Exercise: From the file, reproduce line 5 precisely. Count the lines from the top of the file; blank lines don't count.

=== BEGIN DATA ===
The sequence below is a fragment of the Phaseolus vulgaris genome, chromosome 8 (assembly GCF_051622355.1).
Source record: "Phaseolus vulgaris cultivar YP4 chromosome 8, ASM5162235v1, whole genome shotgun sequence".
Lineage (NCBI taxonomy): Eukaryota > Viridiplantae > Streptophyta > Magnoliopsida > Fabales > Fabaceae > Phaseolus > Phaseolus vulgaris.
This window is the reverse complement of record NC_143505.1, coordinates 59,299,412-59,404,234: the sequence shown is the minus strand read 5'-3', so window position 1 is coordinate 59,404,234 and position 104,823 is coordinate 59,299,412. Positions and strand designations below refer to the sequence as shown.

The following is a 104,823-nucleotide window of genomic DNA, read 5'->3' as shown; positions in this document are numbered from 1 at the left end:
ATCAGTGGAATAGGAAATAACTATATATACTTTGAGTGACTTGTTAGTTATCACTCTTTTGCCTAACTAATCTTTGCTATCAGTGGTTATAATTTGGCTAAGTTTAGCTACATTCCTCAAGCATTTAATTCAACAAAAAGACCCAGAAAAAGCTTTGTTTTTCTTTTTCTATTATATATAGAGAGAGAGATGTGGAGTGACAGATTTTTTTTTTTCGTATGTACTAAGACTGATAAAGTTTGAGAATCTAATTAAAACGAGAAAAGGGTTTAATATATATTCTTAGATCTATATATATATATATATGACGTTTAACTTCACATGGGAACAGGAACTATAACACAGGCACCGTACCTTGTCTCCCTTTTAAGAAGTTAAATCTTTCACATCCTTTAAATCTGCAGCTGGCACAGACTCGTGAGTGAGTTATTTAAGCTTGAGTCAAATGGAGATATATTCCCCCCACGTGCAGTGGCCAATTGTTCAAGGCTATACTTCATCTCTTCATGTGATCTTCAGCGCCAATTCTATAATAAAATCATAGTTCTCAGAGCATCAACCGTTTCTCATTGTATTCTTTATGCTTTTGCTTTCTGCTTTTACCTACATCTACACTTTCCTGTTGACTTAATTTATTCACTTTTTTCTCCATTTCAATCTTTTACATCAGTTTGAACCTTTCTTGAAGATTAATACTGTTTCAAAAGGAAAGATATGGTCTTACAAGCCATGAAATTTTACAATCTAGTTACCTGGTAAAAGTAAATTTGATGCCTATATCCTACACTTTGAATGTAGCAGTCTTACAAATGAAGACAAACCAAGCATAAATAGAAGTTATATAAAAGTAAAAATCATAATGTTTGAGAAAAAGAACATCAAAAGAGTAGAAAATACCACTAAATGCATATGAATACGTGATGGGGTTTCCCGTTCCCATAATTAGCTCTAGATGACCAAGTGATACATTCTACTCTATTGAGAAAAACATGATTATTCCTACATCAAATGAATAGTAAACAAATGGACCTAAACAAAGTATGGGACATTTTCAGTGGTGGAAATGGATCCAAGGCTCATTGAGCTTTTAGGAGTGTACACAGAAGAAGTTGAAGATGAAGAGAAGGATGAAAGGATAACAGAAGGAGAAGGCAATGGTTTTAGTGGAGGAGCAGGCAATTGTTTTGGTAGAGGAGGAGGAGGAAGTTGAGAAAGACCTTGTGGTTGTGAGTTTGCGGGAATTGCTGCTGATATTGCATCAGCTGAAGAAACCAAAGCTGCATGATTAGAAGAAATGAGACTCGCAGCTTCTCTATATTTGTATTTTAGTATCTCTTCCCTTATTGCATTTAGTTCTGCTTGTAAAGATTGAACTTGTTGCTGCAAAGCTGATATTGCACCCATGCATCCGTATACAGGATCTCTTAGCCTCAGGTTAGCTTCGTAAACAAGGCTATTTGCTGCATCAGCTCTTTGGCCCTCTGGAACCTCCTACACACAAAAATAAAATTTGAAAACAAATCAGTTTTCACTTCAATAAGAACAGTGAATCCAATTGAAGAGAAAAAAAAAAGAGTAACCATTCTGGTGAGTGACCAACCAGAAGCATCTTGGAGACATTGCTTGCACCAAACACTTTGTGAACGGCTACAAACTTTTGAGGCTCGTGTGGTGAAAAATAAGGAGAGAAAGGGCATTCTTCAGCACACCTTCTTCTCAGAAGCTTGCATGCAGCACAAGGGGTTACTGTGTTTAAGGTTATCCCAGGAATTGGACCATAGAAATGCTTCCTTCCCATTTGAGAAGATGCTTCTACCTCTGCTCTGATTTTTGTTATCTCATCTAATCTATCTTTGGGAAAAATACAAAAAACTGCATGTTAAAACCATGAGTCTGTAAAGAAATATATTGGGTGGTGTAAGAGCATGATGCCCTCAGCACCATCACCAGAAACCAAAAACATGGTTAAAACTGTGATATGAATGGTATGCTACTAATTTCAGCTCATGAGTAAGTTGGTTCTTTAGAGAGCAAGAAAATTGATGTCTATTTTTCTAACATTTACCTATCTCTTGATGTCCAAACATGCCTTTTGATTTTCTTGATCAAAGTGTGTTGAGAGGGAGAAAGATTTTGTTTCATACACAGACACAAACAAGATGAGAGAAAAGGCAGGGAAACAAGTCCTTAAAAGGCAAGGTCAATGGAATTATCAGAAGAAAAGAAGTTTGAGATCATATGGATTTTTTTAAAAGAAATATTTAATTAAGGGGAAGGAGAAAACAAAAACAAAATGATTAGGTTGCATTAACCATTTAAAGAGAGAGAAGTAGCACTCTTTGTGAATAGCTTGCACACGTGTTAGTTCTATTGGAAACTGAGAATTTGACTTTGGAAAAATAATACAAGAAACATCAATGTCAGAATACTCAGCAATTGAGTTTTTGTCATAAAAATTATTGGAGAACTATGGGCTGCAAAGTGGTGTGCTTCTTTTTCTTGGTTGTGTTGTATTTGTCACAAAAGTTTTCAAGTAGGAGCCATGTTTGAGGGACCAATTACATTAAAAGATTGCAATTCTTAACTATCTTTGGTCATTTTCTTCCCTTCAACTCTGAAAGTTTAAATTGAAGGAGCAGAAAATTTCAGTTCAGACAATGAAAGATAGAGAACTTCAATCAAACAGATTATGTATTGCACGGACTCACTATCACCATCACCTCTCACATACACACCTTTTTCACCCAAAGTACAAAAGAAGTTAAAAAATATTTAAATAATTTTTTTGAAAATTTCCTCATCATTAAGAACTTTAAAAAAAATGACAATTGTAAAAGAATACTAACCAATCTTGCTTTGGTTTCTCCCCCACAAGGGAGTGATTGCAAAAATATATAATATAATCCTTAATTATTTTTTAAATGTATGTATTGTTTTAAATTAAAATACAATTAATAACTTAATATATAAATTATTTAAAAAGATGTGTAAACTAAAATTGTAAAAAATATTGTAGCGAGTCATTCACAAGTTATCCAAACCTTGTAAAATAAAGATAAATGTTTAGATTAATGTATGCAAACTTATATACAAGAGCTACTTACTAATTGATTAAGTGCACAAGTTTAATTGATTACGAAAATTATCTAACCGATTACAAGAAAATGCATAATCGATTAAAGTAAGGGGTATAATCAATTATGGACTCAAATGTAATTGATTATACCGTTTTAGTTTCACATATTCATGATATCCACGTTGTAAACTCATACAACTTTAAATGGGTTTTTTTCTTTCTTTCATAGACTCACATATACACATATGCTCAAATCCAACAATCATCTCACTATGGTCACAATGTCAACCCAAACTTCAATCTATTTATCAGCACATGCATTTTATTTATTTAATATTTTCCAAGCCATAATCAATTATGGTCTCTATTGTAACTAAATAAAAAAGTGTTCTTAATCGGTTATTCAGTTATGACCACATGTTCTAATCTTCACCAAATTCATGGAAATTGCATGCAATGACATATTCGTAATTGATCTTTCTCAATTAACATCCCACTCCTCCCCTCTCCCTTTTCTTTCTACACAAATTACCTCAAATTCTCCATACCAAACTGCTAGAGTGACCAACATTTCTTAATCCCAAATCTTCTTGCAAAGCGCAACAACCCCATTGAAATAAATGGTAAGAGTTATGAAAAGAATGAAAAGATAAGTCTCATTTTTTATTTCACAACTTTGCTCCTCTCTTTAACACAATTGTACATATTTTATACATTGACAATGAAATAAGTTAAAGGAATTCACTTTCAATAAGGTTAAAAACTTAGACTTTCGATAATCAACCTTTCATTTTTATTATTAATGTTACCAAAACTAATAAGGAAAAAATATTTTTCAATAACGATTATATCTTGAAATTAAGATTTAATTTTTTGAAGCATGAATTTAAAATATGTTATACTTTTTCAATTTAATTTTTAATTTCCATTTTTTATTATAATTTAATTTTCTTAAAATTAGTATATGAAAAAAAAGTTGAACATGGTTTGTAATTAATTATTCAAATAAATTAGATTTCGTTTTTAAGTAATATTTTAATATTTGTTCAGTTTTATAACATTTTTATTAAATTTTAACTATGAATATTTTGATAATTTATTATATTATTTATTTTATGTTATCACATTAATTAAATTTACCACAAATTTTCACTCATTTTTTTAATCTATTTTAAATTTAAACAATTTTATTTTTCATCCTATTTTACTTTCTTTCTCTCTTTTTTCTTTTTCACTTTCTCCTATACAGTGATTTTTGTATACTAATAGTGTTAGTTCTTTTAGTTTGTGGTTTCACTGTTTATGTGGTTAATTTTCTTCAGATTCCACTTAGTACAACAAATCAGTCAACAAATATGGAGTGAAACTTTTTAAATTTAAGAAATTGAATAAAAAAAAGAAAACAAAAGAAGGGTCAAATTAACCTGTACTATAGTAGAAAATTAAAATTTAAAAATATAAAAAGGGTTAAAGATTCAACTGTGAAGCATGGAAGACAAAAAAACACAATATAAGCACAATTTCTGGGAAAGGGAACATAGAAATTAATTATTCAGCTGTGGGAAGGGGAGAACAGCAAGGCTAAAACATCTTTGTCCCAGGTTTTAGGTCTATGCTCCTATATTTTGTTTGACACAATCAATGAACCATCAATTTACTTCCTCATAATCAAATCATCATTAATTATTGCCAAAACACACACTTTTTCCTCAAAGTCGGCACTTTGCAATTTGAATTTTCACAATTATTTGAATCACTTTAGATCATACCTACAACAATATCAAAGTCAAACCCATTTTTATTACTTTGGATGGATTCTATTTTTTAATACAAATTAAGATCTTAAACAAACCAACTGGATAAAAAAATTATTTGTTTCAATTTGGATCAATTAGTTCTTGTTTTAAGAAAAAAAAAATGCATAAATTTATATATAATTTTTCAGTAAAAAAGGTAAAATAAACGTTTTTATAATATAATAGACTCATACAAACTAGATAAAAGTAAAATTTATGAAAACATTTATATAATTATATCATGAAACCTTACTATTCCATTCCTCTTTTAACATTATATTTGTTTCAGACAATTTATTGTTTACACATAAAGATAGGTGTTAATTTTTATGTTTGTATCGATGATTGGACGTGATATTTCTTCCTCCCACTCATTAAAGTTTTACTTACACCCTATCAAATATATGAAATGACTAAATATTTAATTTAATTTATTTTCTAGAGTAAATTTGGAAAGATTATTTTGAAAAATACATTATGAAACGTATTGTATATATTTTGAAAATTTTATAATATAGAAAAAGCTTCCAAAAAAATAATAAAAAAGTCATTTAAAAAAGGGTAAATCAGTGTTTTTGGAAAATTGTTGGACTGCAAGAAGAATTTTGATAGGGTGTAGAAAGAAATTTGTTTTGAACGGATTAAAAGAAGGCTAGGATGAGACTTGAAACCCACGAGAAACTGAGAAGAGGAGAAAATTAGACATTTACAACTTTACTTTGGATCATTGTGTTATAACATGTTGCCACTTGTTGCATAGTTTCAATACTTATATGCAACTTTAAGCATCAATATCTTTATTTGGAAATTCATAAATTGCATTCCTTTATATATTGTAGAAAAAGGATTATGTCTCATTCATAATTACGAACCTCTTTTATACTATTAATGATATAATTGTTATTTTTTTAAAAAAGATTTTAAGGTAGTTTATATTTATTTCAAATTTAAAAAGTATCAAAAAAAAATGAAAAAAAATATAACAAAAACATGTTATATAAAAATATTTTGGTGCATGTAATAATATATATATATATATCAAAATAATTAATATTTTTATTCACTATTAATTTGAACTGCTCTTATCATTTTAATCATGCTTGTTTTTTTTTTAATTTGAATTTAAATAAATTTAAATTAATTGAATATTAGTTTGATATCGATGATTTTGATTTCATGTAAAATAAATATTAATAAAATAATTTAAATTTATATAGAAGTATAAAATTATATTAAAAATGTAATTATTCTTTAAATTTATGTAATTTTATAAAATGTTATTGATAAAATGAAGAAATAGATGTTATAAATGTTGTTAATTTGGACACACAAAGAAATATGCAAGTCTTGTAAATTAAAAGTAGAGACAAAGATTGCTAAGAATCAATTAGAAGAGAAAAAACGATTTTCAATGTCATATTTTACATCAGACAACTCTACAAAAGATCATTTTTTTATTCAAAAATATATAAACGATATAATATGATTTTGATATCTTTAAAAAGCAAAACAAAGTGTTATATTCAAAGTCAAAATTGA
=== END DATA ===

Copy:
The following is a 104,823-nucleotide window of genomic DNA, read 5'->3' as shown; positions in this document are numbered from 1 at the left end: